Maybe it’s because, deep down, I liked a world where dinosaurs roamed exotic forests and then millions of years later a woman could captain a starship better than a world that had been around for brief few thousand years of history in which women were always morally obligated to be subjected to men and never aspire further than the home. And maybe it’s because, deep down, I knew as soon as I encountered it what I actually believed, no matter how strenuously I tried to make myself believe what I was being taught.
It is a dangerous thing to allow a child to feed her imagination. She might begin to think for themself. Congratulations to you for taking the dangerous road.
Maybe it’s because, deep down, I liked a world where dinosaurs roamed exotic forests and then millions of years later a woman could captain a starship better than a world that had been around for brief few thousand years of history in which women were always morally obligated to be subjected to men and never aspire further than the home.
THAT is the difference between a Grand Universe and a Punyverse.
A 6017-year-old, ending any minute now, Earth-and-some-lights-in-the-sky Punyverse has no room for dinosaurs, exotic forests, and starship captains Boldly Going Where No Man Has Gone Before.
Star Trek and my fundamentalist homeschooling upbringing have a curious relationship, too. Looking back, there were a few “secular” interests in media my father held on to after converting to Evangelicalism when I was about 5 or 6. He’s always enjoyed science fiction and he shared that appreciation with me. He particularly enjoyed the original Star Trek and we watched a lot of Next Generation.
Star Trek truly captured my imagination and I spent a lot of time playing with my ST action figures as a child. Now that I’m older, I realize that it was Captain Picard and his Starship Enterprise that first kindled my interest in diplomacy, exploration for truth, and the potential for humanity. I played a lot of “make believe” as a child, alone in my room, and the Star Trek universe was frequently my environment of choice. Ironically, so much of Star Trek is blatantly anti-religion, postmodern, pro-one world government, and pro-science over religion.
Looking back, I realize that I was almost always attracted to strong women. My favorite Bible characters were Esther and Deborah. I couldn’t understand why all the other girls like characters who were more “girly.” I loved Pocahontas and Mulan TO DEATH, but could care less about the other princesses even though I enjoyed the movies. I also admired women in history like Eleanor Roosevelt, Marie Curie, and Mary Slessor. The book characters I loved were the same way.
It is interesting that I hero-worshipped so many strong women even though I grew up in a very patriarchal home. I think it happened because my mom and dad were STRONGLY against romantic books and movies. Mom thinks romances are wrong because they make women unsatisfied in their marriages, and my dad did not want me to think about boys until I was 18 or know anything about sex.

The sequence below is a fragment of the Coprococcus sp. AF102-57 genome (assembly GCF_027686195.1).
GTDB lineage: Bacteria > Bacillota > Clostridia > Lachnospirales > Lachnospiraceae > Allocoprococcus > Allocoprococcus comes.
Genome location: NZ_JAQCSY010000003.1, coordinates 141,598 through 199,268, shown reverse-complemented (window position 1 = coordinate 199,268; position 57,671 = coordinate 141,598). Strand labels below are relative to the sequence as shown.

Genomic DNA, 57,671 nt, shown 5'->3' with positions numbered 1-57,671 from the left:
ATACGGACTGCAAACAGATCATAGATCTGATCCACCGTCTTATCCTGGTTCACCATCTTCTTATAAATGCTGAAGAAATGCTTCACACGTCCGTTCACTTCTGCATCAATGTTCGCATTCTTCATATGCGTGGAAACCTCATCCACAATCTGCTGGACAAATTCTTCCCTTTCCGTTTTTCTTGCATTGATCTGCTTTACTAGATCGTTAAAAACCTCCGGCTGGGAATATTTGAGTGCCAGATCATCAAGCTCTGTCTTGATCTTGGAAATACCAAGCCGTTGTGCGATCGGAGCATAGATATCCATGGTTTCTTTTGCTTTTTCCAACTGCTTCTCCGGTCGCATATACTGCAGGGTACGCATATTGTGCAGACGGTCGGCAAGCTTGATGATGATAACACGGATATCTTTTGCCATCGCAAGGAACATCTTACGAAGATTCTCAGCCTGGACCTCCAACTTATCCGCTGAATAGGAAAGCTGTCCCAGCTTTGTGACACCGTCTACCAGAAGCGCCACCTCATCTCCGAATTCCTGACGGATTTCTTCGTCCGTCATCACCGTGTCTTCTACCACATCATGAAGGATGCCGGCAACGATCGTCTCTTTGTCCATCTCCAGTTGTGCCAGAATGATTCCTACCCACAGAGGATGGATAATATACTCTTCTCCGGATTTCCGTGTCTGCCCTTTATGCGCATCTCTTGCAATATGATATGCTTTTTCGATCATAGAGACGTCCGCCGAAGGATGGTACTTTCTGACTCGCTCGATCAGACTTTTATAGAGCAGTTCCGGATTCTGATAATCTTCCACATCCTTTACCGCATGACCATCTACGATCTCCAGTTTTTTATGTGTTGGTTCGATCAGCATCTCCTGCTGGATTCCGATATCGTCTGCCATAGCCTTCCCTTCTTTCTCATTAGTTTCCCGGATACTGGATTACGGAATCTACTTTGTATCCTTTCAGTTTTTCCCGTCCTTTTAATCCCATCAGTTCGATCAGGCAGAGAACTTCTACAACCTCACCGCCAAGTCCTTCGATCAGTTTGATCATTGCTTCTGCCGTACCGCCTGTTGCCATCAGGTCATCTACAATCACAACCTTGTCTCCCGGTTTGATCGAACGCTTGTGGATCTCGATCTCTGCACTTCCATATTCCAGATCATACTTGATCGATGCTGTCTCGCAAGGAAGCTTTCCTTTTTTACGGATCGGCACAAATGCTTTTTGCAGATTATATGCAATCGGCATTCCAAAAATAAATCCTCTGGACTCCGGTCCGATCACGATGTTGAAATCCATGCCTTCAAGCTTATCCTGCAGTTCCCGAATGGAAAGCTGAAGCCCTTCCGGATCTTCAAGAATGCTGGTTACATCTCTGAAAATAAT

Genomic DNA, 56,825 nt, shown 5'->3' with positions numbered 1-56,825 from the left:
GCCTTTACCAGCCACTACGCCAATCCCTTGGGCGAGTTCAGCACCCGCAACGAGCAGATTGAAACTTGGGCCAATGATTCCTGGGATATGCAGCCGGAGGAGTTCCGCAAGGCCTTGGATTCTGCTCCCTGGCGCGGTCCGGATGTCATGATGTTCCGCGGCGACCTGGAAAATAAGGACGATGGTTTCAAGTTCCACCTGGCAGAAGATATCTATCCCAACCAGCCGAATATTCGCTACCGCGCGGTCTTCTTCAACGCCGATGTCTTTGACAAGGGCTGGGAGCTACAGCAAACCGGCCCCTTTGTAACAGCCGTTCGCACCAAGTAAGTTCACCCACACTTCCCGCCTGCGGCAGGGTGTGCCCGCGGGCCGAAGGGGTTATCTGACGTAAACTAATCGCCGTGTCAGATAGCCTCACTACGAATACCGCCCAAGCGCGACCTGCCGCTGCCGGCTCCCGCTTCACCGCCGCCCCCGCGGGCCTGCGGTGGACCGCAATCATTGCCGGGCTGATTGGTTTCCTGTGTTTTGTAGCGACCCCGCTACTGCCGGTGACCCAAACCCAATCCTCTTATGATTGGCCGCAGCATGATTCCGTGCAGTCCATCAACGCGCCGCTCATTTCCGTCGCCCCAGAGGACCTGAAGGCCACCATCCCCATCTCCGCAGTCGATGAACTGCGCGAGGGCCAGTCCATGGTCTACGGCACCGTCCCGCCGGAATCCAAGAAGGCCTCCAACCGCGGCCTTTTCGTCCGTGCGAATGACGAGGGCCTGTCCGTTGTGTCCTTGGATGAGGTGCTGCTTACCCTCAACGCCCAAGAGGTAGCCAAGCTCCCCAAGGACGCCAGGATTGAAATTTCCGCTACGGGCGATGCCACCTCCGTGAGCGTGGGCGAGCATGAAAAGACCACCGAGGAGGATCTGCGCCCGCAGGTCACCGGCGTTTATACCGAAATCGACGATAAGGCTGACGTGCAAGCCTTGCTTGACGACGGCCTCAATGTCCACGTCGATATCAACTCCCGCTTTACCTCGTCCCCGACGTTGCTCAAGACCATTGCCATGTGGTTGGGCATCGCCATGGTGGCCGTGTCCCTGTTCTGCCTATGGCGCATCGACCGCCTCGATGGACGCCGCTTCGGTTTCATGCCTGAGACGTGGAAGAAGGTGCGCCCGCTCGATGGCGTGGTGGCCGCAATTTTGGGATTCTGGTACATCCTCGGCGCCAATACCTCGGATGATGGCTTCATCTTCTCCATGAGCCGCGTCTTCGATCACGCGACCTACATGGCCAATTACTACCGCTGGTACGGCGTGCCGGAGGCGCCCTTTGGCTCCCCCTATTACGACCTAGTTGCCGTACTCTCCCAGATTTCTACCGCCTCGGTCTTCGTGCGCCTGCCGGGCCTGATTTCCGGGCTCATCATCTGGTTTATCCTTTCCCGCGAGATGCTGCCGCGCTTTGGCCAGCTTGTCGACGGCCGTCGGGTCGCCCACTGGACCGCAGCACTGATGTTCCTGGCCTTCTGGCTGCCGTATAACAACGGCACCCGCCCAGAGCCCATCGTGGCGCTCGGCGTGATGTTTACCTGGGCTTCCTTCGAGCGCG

I think girls /definitely/ need a lot of strong women role models, but at the same time they shouldn’t be taught that all romance is evil or that it’s wrong for a teenager to want a boyfriend or want to look pretty. You can want those things without being shallow. I also don’t think there’s anything wrong with romantic media as long as it’s not glorifying screwed-up relationships and you keep in mind that it’s not realistic. It’s a lot better to teach people to be critical of media that it is to ban it all together.
I also find it interesting that the Star Trek series were the only TV shows my parents would allow growing up when there are many themes that would be problematic to fundamentalists. However my parents didn’t let me watch the episodes that talked about evolution a lot, pointed out problems with religion, or sympathized with the gay community. But despite that, I learned many positive things from Star Trek.
It is a dangerous thing to allow a child to feed her imagination. She might begin to think for themself.
“Can’t be too careful stepping out your door, Frodo. You never know where it might lead.” — Bilbo Baggins
YES!!! Growing up Captain Janeway was my hero too! My father introduced me and my sister to Star Trek. Later, my mother decided it was “too immoral”, but the three of us fought and eventually were allowed to keep dreaming of the stars. In my bubble world of isolation, fear, and abuse, Star Trek was the one thing I could hold on to. It helped me survive.
You have just echoed something I have heard from so many first-generation fans in various Fandoms — SF, Star Trek, Star Wars, D&D, Comics, Furry, Brony. Their Fannish obsession was the “only thing they could hold on to” growing up in a “bubble world of isolation, fear, and abuse”. And later, they found others like themselves and grouped together into organized Fandom.
As one of my writing partners (the burned-out preacher) put it:
“Obsessing over imaginary upright talking animals is better than sucking a load out of your dad’s shotgun.”